No, patients may not schedule their own procedures. Patients may make their own appointment for a consultation, but no procedure will be done without a pre-procedural psychological evaluation by a qualified healthcare provider.
IV Drug Infusion Therapy (IV-DIT)
The cost for one session, or one infusion, is $500 which must be paid at the time of administration. The cost may be more if additional medications are added to the infusion.
Stellate Ganglion Block
The cost for an SGB injection is $1,375, which must be paid at the time of administration.
Transcranial magnetic stimulation or TMS is a non-invasive, diagnostic and therapeutic technique that uses small magnetic fields to stimulate or inhibit regions of the brain by electromagnetic induction through a small generator coil (Figure-8 or H-coil), placed over the patient’s head. It can be used for the treatment of conditions such as depression and obsessive-compulsive disorder (OCD).
TMS delivers magnetic pulses to certain brain regions, producing changes in the activity of the brain cells. The frequency of pulse delivery influences whether brain activity is increased or decreased in the affected cells. This means that the effects of TMS treatment can be long lasting because it changes the patterns by which nerve cells and brain networks connect and communicate with each other.
Every patient is different. Most large TMS research studies provided treatment five days a week for 4-6wks up to 36 sessions for a figure of 8 coil treatment. H-coil treatments have been studied for 5 days a week of treatment followed by 12 weeks of treatment 2 times a week for a total of 44 sessions. There is no demonstrated toxicity from treatment beyond this amount of sessions and, in some situations, it may be reasonable to continue treatments beyond this number. Some people may require a schedule of maintenance treatments to maintain their treatment results.
Both TMS and ECT are forms of neuromodulation used to treat depression. Electro-convulsive therapy (ECT) involves passing an electric current through the brain. This causes a generalized (grand mal) seizure. It therefore requires a general anesthetic. While having ECT, patients may require inpatient care or require someone to drive them to and from ECT treatments. ECT can cause short term memory loss for the period before and after each treatment session. Patients usually have 6-12 treatment sessions over three to six weeks and few patients have memory loss for this whole time period.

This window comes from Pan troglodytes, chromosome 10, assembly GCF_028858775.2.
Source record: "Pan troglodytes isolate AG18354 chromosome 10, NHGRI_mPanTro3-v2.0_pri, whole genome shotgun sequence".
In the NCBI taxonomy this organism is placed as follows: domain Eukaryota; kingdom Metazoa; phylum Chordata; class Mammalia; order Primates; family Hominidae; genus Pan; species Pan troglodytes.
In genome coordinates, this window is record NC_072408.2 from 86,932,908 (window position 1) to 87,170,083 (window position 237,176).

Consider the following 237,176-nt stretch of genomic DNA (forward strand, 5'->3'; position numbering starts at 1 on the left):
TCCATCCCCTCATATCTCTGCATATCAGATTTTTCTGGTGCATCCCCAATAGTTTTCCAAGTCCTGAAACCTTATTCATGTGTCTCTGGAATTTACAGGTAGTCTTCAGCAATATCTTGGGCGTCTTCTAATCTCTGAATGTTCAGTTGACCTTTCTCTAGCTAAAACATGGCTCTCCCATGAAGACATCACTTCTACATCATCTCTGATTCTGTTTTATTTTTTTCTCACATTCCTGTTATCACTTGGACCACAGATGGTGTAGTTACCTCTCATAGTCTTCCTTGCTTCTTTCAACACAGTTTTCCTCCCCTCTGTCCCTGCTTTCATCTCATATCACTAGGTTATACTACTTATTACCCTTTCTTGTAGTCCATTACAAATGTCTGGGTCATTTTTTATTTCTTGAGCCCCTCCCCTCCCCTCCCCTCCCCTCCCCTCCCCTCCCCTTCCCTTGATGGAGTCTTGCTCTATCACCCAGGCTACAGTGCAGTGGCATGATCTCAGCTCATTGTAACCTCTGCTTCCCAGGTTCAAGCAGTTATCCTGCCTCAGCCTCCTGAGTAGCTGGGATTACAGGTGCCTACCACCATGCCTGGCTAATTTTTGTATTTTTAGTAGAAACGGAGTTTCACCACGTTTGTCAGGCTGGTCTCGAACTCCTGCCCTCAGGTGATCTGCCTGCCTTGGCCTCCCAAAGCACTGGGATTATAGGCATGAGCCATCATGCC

TMS uses an electromagnetic coil to create an alternating magnetic field over the scalp and this magnetic field induces small currents in the brain.
TMS is an outpatient procedure that does not require an anesthetic and patients can resume their normal life activity after the session.
Both TMS and ECT can lead to a rapid improvement in symptoms. Up to 70% of depressed patients who fail to respond to antidepressants respond to ECT and about 60% of patients who fail to respond to antidepressants respond to TMS.
Some patients who fail to respond to ECT will respond to TMS and some patients who fail to respond to TMS will respond to ECT. ECT is still considered the best treatment for some patients with very severe depression, psychotic depression or catatonia. Your doctor will advise you about which is the best treatment for you.
Antidepressants work by modifying the actions of neurotransmitters (brain chemicals) or modifying neurotransmitter receptors. TMS induces small electrical currents in the brain which improve the connections between brain cells and increase the growth of brain cells. Treatment with antidepressants involves taking medications which are absorbed through the mouth, stomach and small intestine with possible side effects throughout the body. They can cause adverse effects such as gastrointestinal side effects weight gain and can have an effect on sexual function (reduced sex drive and delayed ejaculation). Patients can also be allergic to antidepressants or other chemicals contained in the medication.